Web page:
Vitamin D deficiency may be a risk factor for increased knee osteoarthritic pain in black Americans, according to a study published online November 7 in Arthritis & Rheumatism.
A study was conducted in which 94 adults completed questionnaires and underwent sensory testing for heat and mechanical pain. Participants were 75% women, they had an average age of 55.8 years, 45 were black, and 49 were white.
The researchers collected serum vitamin D levels at the beginning of sensory testing. They measured the heat pain threshold as when sensation "first becomes painful," and the pain tolerance as when the pain reaches the level of "no longer feel able to tolerate the pain." The researchers found that 38 of the 45 black participants (84%) had low vitamin D levels. On initial assessment, the researchers identified the most painful knee as the study index knee. Low levels of vitamin D were significantly associated with lower heat pain thresholds on the index knee as well as pressure pain on the index knee
In a news release, first author Glover said, "Our data demonstrate that differences in experimental pain sensitivity between the two races are mediated at least in part by variations in vitamin D levels. However, further studies are needed to fully understand the link between low vitamin D levels and racial disparities in pain. Although rare, vitamin D toxicity is possible and older adults should consult with their primary care provider regarding supplementation. It may be warranted that older black Americans with chronic widespread pain be screened for vitamin D deficiency to reduce disparities in pain."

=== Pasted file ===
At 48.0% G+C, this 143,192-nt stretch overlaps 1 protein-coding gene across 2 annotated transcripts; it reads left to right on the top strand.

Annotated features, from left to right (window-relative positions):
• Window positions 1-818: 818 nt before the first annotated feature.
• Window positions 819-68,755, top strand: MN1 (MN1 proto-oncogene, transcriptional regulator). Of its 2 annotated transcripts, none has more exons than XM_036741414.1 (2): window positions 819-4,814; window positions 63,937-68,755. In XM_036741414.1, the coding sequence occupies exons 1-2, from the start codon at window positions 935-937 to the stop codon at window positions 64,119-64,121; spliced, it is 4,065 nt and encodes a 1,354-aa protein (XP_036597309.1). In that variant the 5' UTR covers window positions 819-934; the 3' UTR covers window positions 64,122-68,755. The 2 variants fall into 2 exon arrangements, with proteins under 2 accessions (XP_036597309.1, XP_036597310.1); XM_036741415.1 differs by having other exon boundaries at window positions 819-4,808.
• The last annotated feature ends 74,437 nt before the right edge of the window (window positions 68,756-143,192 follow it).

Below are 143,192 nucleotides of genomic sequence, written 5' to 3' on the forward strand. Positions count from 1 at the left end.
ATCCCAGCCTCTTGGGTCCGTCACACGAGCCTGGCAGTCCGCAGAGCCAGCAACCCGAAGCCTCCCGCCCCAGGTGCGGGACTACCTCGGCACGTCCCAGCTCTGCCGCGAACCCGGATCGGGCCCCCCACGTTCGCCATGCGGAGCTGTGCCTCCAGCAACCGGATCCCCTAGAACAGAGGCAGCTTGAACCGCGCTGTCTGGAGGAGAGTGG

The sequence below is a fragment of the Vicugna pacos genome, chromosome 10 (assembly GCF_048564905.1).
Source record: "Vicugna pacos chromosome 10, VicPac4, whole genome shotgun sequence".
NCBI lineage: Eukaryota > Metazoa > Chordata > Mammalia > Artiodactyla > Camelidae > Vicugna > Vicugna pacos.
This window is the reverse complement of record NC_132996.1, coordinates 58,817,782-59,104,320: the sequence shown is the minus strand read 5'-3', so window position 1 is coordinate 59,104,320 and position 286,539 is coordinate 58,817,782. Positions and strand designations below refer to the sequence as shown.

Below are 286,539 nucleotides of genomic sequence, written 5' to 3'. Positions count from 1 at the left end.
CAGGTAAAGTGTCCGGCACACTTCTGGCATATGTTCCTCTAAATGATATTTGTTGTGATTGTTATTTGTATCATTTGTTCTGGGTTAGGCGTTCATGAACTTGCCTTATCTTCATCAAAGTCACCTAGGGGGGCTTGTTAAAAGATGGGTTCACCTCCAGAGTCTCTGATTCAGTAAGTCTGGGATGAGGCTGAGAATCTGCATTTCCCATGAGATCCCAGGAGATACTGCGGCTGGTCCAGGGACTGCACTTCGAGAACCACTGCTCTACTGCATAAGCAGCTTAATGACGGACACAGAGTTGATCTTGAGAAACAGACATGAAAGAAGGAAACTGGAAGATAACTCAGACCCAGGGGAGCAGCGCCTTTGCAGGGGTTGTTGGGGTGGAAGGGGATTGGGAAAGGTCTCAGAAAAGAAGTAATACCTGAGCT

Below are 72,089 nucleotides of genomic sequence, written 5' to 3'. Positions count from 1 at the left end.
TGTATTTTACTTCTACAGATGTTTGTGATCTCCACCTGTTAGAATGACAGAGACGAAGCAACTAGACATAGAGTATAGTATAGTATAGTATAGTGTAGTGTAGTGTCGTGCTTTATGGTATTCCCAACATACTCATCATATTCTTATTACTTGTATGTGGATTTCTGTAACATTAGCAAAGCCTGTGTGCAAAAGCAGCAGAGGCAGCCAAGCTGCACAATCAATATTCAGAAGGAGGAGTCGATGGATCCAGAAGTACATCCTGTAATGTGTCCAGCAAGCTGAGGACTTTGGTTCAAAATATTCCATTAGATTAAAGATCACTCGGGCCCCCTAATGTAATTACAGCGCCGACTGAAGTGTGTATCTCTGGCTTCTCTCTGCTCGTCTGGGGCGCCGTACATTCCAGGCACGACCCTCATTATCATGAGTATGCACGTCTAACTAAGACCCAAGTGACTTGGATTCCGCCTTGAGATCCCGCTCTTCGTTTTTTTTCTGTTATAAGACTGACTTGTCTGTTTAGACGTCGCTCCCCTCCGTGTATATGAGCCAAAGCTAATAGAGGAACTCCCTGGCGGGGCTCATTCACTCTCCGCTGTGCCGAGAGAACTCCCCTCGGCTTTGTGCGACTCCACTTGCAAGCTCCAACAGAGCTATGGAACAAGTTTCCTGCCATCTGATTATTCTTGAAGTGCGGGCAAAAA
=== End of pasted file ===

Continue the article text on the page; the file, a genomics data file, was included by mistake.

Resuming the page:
According to the news release, the authors also plan to pursue research to test whether improving vitamin D status in older black and white patients affects their experience of chronic pain.
This study was supported by the National Institutes of Health/National Institute on Aging and the UF Clinical and Translational Science Institute. Glover is a John A. Hartford Foundation Building Academic Geriatric Nursing Capacity Scholar and a Mayday Fund grantee. The other authors have disclosed no relevant financial relationships.
Arthritis Rheum. Published online November 7, 2012. Abstract